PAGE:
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Ion mobility conformational lipid atlas for high confidence lipidomics


Lipids are highly structurally diverse molecules involved in a wide variety of biological processes. Here, we use high precision ion mobility-mass spectrometry to compile a structural database of 456 mass-resolved collision cross sections (CCS) of sphingolipid and glycerophospholipid species. Our CCS database comprises sphingomyelin, cerebroside, ceramide, phosphatidylethanolamine, phosphatidylcholine, phosphatidylserine, and phosphatidic acid classes. Primary differences observed are between lipid categories, with sphingolipids exhibiting 2–6% larger CCSs than glycerophospholipids of similar mass, likely a result of the sphingosine backbone’s restriction of the sn1 tail length, limiting gas-phase packing efficiency. Acyl tail length and degree of unsaturation are found to be the primary structural descriptors determining CCS magnitude, with degree of unsaturation being four times as influential per mass unit. The empirical CCS values and previously unmapped quantitative structural trends detailed in this work are expected to facilitate prediction of CCS in broadscale lipidomics research.


Lipids are an essential class of biomolecules, performing functions such as contributing to cell membrane structure, regulating cell activities, and storing concentrated energy, among others1,2,3. Lipids represent a wide array of structurally diverse, often isomeric, molecules due to the fact that each lipid can vary in headgroup type, acyl chain length, position of attachment, degree of unsaturation, and stereochemistry4. The position of double bonds in lipids is important in the determination of their biological function; for example, naturally occurring conjugated linoleic acid (CLA) isomers have been revealed to play varied biological roles based on the positions of the double bonds in the acyl tail. Specifically, the effects of trans-10,cis-12 CLA on body composition and cis-9,trans-11 CLA on growth/feed efficiency appear to be a result of separate biochemical mechanisms5, and only the trans-10,cis-12 CLA isomer regulates human stearoyl-CoA desaturase in HepG2 cells6.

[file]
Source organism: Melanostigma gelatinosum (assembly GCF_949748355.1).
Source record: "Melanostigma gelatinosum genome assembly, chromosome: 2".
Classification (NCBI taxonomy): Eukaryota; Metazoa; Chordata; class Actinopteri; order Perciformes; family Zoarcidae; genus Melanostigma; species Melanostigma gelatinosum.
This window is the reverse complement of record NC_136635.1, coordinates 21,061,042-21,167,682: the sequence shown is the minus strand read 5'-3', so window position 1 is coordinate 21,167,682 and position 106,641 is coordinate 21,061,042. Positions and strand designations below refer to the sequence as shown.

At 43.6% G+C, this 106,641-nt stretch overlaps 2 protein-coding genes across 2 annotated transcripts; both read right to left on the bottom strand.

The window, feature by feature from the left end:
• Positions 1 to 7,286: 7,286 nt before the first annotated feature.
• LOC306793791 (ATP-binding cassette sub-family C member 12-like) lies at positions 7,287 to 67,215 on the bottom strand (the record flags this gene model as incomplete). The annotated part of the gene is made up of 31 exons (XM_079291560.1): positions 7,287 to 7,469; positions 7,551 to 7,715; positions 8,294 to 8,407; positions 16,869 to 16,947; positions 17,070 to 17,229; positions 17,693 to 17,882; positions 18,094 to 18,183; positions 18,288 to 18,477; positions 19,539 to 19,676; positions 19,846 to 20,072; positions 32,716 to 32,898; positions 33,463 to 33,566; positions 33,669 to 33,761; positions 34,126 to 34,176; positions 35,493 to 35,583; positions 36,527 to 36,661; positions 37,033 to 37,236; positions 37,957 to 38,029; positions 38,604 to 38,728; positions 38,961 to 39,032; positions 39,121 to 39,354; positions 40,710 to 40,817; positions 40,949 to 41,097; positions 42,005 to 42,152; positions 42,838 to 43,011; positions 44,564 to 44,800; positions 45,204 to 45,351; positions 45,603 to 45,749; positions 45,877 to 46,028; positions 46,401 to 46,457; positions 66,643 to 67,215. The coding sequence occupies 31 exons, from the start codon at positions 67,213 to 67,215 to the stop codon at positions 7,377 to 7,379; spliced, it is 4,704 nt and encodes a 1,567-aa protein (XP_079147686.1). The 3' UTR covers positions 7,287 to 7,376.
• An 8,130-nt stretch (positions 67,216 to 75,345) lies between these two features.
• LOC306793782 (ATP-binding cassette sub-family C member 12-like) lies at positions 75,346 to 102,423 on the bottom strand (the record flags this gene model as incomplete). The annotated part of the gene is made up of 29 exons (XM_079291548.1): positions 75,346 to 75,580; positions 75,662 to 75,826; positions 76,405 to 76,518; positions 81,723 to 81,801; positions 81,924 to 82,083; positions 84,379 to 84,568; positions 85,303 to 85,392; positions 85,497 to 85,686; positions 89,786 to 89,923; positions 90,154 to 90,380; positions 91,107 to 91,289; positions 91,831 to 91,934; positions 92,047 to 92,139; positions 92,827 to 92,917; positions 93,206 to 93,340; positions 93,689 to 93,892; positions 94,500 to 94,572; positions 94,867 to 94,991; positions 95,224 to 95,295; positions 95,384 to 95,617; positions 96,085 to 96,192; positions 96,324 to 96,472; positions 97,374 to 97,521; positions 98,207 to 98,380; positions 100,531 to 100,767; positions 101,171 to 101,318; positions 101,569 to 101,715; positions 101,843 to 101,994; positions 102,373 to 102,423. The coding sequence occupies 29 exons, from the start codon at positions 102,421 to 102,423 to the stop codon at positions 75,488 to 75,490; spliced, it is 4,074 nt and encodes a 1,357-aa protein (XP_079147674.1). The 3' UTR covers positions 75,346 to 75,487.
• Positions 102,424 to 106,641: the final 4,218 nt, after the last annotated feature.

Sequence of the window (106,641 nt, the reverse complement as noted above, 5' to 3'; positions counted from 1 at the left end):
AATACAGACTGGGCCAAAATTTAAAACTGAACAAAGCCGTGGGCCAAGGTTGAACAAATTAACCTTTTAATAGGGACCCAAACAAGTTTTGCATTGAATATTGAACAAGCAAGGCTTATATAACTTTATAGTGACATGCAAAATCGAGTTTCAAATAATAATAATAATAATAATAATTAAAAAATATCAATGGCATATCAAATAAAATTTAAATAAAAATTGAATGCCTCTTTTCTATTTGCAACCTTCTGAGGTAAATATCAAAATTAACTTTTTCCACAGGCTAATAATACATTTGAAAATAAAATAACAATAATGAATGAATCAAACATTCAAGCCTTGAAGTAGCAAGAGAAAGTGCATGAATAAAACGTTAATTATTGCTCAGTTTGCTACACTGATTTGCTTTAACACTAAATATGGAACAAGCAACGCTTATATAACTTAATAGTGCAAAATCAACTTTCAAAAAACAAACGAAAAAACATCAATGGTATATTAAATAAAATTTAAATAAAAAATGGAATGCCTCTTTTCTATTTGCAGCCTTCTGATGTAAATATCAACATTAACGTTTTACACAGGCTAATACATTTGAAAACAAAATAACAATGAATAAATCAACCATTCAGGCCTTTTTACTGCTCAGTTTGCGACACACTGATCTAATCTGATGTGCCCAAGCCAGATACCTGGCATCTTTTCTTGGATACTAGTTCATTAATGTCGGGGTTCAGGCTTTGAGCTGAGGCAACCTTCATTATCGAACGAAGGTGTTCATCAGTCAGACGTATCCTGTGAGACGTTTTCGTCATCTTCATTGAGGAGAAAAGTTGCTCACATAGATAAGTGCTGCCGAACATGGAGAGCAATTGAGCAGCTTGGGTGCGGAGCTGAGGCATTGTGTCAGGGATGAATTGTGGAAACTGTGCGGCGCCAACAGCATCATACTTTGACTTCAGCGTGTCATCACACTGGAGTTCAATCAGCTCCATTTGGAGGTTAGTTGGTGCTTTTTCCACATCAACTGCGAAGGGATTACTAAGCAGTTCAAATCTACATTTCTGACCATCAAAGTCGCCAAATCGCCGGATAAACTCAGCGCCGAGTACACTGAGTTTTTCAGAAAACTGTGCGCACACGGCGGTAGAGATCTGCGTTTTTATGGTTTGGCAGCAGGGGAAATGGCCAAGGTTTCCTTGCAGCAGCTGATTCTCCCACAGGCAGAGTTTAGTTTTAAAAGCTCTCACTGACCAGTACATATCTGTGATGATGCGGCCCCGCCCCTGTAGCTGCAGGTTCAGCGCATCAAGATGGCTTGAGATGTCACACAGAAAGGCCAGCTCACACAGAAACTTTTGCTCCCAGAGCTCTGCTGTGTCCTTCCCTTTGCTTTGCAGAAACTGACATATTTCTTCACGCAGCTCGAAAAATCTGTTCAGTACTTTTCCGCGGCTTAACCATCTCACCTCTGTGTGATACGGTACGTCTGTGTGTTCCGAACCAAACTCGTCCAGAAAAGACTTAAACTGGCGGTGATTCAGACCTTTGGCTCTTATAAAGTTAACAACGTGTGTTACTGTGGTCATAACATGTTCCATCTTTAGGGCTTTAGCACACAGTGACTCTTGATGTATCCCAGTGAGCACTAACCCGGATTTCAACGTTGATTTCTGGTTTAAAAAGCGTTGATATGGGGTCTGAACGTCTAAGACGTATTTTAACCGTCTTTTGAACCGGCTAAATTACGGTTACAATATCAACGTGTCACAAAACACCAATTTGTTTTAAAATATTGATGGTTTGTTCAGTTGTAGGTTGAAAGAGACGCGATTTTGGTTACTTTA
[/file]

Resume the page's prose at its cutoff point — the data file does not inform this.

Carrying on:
Lipid research from the 1960s and 1970s contributed much of our current knowledge of lipid biochemistry and metabolism7 despite the fact that, in the past few decades, several new analytical techniques have emerged to elucidate lipid structural details, specifically in the field of mass spectrometry (MS). For example, structures of brain gangliosides have been investigated by tandem MS/MS utilizing low-energy collision induced dissociation (CID)8 as well as by high resolution Fourier-transform MS with chip-based nano-electrospray ionization9. Post-source decay fragment ion analysis has been utilized to assign the position and identity of fatty acid residues on the glycerol backbones of glycerophospholipids10, and recently an implementation of electron induced dissociation, known as electron-impact excitation of ions from organics (EIEIO), has been used to produce extensive untargeted acyl chain fragmentation and allows for determination of both sn-position and double bond location in lipid standards11. Additional techniques that promote carbon double bond cleavage have been developed in conjunction with MS to identify double bond position, in particular the Paternò-Büchi reaction12 and ozonolysis4,13,14,15,16.